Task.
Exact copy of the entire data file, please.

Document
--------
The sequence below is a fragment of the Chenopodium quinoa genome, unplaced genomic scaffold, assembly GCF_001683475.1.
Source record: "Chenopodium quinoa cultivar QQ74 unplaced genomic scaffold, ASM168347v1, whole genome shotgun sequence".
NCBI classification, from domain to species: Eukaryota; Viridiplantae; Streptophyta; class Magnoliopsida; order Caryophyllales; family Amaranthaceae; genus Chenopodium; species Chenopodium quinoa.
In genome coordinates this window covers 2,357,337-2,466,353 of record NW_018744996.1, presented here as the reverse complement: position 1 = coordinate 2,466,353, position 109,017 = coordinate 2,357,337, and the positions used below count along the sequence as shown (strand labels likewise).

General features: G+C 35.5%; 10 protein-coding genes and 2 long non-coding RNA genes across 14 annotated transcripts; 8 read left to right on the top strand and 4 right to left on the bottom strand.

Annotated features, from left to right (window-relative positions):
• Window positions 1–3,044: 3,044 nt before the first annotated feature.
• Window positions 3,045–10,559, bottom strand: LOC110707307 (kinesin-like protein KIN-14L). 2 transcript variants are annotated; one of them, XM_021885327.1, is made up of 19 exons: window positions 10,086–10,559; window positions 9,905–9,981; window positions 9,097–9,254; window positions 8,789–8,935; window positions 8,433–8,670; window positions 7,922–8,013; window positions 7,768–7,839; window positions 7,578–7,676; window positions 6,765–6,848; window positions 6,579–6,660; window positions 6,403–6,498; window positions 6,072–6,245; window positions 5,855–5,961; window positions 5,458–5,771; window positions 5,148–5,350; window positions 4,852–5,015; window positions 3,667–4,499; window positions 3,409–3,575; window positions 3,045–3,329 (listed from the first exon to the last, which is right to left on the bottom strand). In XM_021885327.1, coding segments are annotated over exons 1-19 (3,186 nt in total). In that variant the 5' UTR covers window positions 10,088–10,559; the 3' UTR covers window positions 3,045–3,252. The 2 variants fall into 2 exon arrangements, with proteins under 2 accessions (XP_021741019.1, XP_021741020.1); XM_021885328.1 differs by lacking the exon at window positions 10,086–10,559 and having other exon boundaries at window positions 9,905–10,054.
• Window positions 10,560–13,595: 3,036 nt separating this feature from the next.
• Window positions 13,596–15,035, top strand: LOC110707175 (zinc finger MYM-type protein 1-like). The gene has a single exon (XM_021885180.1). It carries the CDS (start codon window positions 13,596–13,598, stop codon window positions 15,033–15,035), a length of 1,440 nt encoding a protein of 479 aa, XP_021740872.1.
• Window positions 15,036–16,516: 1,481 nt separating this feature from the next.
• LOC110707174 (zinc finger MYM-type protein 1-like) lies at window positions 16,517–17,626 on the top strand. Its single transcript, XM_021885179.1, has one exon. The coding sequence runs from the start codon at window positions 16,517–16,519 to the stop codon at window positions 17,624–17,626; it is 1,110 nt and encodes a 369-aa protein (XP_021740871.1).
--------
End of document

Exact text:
The sequence below is a fragment of the Chenopodium quinoa genome, unplaced genomic scaffold, assembly GCF_001683475.1.
Source record: "Chenopodium quinoa cultivar QQ74 unplaced genomic scaffold, ASM168347v1, whole genome shotgun sequence".
NCBI classification, from domain to species: Eukaryota; Viridiplantae; Streptophyta; class Magnoliopsida; order Caryophyllales; family Amaranthaceae; genus Chenopodium; species Chenopodium quinoa.
In genome coordinates this window covers 2,357,337-2,466,353 of record NW_018744996.1, presented here as the reverse complement: position 1 = coordinate 2,466,353, position 109,017 = coordinate 2,357,337, and the positions used below count along the sequence as shown (strand labels likewise).

General features: G+C 35.5%; 10 protein-coding genes and 2 long non-coding RNA genes across 14 annotated transcripts; 8 read left to right on the top strand and 4 right to left on the bottom strand.

Annotated features, from left to right (window-relative positions):
• Window positions 1–3,044: 3,044 nt before the first annotated feature.
• Window positions 3,045–10,559, bottom strand: LOC110707307 (kinesin-like protein KIN-14L). 2 transcript variants are annotated; one of them, XM_021885327.1, is made up of 19 exons: window positions 10,086–10,559; window positions 9,905–9,981; window positions 9,097–9,254; window positions 8,789–8,935; window positions 8,433–8,670; window positions 7,922–8,013; window positions 7,768–7,839; window positions 7,578–7,676; window positions 6,765–6,848; window positions 6,579–6,660; window positions 6,403–6,498; window positions 6,072–6,245; window positions 5,855–5,961; window positions 5,458–5,771; window positions 5,148–5,350; window positions 4,852–5,015; window positions 3,667–4,499; window positions 3,409–3,575; window positions 3,045–3,329 (listed from the first exon to the last, which is right to left on the bottom strand). In XM_021885327.1, coding segments are annotated over exons 1-19 (3,186 nt in total). In that variant the 5' UTR covers window positions 10,088–10,559; the 3' UTR covers window positions 3,045–3,252. The 2 variants fall into 2 exon arrangements, with proteins under 2 accessions (XP_021741019.1, XP_021741020.1); XM_021885328.1 differs by lacking the exon at window positions 10,086–10,559 and having other exon boundaries at window positions 9,905–10,054.
• Window positions 10,560–13,595: 3,036 nt separating this feature from the next.
• Window positions 13,596–15,035, top strand: LOC110707175 (zinc finger MYM-type protein 1-like). The gene has a single exon (XM_021885180.1). It carries the CDS (start codon window positions 13,596–13,598, stop codon window positions 15,033–15,035), a length of 1,440 nt encoding a protein of 479 aa, XP_021740872.1.
• Window positions 15,036–16,516: 1,481 nt separating this feature from the next.
• LOC110707174 (zinc finger MYM-type protein 1-like) lies at window positions 16,517–17,626 on the top strand. Its single transcript, XM_021885179.1, has one exon. The coding sequence runs from the start codon at window positions 16,517–16,519 to the stop codon at window positions 17,624–17,626; it is 1,110 nt and encodes a 369-aa protein (XP_021740871.1).